Aforementioned atrocities aside, the puzzle-focused gameplay in the story mode is quite solid. You're given a series of pre-made tracks with large chunks missing. The goal is to creatively fill in the blank areas with your own line design elements in order to safely navigate the course, collect a number of medals along the way and land in the finish zone in one piece. The trial and error nature of the gameplay can be frustrating at times, but it's also very rewarding to overcome a particularly tricky course. The cut scenes you're treated to for completing different tiers of tracks are more of an insidious punishment than a reward for your efforts.
There's an option to create your own puzzle tracks for others to play, but the freestyle mode is where fans of the original will thrive. Freestyle does away with all of the lame trappings and gives you a blank canvas to doodle and concoct your own courses. The stylus-driven design interface is very versatile, and the expanded toolset adds trapdoor lines, breakable lines, trampoline lines and other elements to improve your courses. Unfortunately, the game imposes a limit on the amount of lines you can draw within any given area of the map. Doodling too much in any one spot causes ugly caution signs to sprout up to warn you when you're about to run out of line. These irksome admonitions don't appear when the tracks are being played, but they're nonetheless unpleasant limitations.
The ability to upload freestyle content you've created using Nintendo Wi-Fi Connection gives you the chance to flex your creative muscle for others to enjoy. In the same manner, downloading and playing other people's creations is a lot of fun. There's not a ton of downloadable content online yet, but a few crafty players have put together some interesting courses, proving it's possible to whip up some intriguing and complex tracks even with the DS's limitations.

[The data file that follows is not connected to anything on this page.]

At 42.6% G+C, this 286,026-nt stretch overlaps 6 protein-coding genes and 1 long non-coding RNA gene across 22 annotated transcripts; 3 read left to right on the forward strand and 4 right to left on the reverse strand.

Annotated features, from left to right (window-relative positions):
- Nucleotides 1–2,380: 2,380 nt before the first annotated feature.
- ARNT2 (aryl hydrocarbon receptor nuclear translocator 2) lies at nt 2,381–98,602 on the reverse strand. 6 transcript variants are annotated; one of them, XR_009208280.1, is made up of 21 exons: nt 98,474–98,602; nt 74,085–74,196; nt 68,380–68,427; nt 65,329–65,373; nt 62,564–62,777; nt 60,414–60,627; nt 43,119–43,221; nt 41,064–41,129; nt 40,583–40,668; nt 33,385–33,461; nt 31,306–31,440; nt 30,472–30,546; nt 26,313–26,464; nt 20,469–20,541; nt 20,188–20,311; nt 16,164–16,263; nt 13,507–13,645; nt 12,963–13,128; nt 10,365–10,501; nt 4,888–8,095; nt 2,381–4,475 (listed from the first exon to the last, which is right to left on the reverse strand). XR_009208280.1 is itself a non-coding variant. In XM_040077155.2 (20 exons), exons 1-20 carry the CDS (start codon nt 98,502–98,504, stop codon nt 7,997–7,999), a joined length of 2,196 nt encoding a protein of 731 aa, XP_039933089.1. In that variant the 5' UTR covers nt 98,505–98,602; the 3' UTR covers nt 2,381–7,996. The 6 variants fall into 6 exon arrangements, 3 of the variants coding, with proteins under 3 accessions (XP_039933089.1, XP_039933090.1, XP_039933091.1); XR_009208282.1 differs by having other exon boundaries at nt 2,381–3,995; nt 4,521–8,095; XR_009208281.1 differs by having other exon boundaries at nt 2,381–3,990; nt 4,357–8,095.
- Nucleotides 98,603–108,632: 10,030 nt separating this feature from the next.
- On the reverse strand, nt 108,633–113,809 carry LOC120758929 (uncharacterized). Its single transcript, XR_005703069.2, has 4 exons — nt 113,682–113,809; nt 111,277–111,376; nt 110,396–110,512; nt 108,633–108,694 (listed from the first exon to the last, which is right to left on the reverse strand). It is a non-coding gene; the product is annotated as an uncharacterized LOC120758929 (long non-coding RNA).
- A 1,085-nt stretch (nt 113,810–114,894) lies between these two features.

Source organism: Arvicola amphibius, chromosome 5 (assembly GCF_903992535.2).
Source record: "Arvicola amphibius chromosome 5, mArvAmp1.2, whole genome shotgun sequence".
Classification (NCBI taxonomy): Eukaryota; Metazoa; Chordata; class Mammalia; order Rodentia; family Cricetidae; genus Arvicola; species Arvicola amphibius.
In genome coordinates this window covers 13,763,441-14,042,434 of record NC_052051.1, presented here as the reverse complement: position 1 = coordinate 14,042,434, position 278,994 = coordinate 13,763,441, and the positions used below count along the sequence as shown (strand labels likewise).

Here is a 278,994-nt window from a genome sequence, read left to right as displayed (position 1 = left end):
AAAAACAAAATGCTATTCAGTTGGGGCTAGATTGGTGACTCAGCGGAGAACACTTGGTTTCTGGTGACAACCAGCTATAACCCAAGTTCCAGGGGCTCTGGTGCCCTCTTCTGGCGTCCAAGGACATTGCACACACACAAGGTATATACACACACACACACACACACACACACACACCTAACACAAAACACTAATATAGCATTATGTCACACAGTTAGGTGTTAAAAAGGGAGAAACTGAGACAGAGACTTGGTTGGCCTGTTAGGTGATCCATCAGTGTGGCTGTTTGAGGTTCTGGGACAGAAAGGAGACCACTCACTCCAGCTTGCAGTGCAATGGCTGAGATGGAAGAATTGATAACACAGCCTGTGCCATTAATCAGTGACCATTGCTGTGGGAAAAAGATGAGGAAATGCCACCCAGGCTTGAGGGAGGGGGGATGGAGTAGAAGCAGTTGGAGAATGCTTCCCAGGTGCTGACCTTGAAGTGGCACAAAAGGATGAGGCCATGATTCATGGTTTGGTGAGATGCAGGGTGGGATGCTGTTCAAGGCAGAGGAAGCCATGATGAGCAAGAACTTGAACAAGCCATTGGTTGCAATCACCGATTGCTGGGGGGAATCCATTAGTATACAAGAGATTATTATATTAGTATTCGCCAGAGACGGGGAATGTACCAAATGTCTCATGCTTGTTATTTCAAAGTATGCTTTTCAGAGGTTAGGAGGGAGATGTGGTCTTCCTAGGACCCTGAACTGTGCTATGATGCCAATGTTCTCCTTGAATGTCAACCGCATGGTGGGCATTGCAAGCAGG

At its core, Line Rider 2: Unbound has many of the same addictive qualities as the freeware game that inspired it. It's too bad you have to suffer digging through several layers of garbage to get to the good stuff. The powerful draw of the original Line Rider speaks for itself. By dropping the unnecessarily garish frills of the first retail release and going with a more streamlined presentation with extra room for creating bigger tracks, inXile entertainment could have had a real sleeper hit on its hands. It may not have been as commercially viable, but it would still have soul - and that's what players want.
Bottom line: Sometimes indie games are best left independent.
Recommendation: Skip it. There is some worthy gameplay buried in Line Rider 2: Unbound, if puzzles are your thing. However, the original freeware version is still the place to go to let your creativity flow.
This review is based on the DS version of the game.
Nathan Meunier once smashed his face on the ice trying to sled-surf down a frozen hill. It hurt. A lot.